Letters from the Darkling Plain: Language and the Grounds of Knowledge in the Poetry of Arnold and Hopkins

Letters from the Darkling Plain: Language and the Grounds of Knowledge in the Poetry of Arnold and Hopkins

Letters from the Darkling Plain: Language and the Grounds of Knowledge in the Poetry of Arnold and Hopkins

Letters from the Darkling Plain: Language and the Grounds of Knowledge in the Poetry of Arnold and Hopkins

Excerpt

In his perceptive book on Dante, The Figure of Beatrice, Charles Williams describes Dante’s sensibility in a striking and suggestive way. Of Beatrice, the crowning symbol of the Divine Comedy, he writes: “She is, in the whole Paradiso, his way of knowing, and the maxim is always ‘look; look well.’ Attention is demanded of him and her expositions are the result of his attention. She is, in a sense, his very act of knowing. It is in this sense that the Paradiso is an image of the whole act of knowing which is the great Romantic Way, the Way of the Affirmation of Images, ending in the balanced whole. Indeed the entire work of Dante, so interrelevant as it is, is a description of the great act of knowledge, in which Dante himself is the Knower, and God is the Known, and Beatrice is the Knowing.”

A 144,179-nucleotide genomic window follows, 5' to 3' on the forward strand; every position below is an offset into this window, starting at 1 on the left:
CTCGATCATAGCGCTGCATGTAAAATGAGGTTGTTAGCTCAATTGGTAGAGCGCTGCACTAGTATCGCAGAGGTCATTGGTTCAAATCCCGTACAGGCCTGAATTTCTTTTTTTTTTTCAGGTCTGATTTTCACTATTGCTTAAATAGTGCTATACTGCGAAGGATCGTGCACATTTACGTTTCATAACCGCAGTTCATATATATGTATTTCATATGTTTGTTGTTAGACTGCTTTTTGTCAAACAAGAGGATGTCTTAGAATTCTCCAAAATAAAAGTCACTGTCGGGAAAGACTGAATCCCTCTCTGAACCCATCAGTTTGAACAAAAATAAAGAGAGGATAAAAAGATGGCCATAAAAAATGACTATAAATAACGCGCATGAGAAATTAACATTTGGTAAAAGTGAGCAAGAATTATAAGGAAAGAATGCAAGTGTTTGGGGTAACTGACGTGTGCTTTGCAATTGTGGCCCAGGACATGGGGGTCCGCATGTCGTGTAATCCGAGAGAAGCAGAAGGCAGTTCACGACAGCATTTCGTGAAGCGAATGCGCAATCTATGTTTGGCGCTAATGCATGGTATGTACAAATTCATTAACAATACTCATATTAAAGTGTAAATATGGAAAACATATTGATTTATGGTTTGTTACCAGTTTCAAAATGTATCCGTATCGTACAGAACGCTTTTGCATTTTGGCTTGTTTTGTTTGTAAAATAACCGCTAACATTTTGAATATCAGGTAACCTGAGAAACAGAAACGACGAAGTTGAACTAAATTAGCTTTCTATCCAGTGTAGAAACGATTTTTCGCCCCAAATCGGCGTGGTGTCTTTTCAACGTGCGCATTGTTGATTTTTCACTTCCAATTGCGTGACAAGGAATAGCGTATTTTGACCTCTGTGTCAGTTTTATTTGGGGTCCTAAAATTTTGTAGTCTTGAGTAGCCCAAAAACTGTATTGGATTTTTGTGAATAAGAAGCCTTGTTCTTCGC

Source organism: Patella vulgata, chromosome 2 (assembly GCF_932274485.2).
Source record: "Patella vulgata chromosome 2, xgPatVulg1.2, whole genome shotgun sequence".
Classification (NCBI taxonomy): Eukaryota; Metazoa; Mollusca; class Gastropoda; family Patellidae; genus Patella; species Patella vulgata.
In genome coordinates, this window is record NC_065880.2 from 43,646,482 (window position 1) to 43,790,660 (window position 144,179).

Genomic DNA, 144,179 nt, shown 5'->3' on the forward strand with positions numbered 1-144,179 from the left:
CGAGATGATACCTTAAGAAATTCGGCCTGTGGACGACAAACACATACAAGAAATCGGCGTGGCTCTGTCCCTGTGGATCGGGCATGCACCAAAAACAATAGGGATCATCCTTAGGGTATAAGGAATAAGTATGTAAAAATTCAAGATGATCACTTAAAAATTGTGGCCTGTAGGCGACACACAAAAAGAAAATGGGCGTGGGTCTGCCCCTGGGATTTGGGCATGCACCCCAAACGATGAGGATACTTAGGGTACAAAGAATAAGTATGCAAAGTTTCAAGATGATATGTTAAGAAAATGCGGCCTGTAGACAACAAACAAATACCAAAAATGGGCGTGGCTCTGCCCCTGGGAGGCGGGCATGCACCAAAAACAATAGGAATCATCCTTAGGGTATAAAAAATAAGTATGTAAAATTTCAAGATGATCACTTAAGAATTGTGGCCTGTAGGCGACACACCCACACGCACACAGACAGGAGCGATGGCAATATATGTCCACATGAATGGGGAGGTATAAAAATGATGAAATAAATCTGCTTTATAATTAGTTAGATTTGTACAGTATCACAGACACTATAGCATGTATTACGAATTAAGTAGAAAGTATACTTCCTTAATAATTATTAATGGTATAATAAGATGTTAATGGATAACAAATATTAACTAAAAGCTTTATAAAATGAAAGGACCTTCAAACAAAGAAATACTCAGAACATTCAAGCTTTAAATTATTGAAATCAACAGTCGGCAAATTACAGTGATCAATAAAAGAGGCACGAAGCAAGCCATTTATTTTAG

Dante’s poetic vision, as Williams describes it, derives from an older, more nearly unified consciousness. For Dante, the symbols of his poem are the way he knows, are in fact the knowing itself. He did not conceive of his poem as an ornamental exercise somehow allegorizing a separate, autonomous, and objective “truth.” Nor did he think of the Divine Comedy as simply an expression of his own soul in the manner of, say, Poe. Instead, he seems to have regarded the poem as a creative mode of perceiving reality.

Another influential student of the medieval consciousness, Erich Auerbach, has arrived at somewhat similar conclusions, supported by a solid foundation of scholarship and applicable to a broad range of earlier . . .

Search by... Author
Show... All Results Primary Sources Peer-reviewed

Oops!

An unknown error has occurred. Please click the button below to reload the page. If the problem persists, please try again in a little while.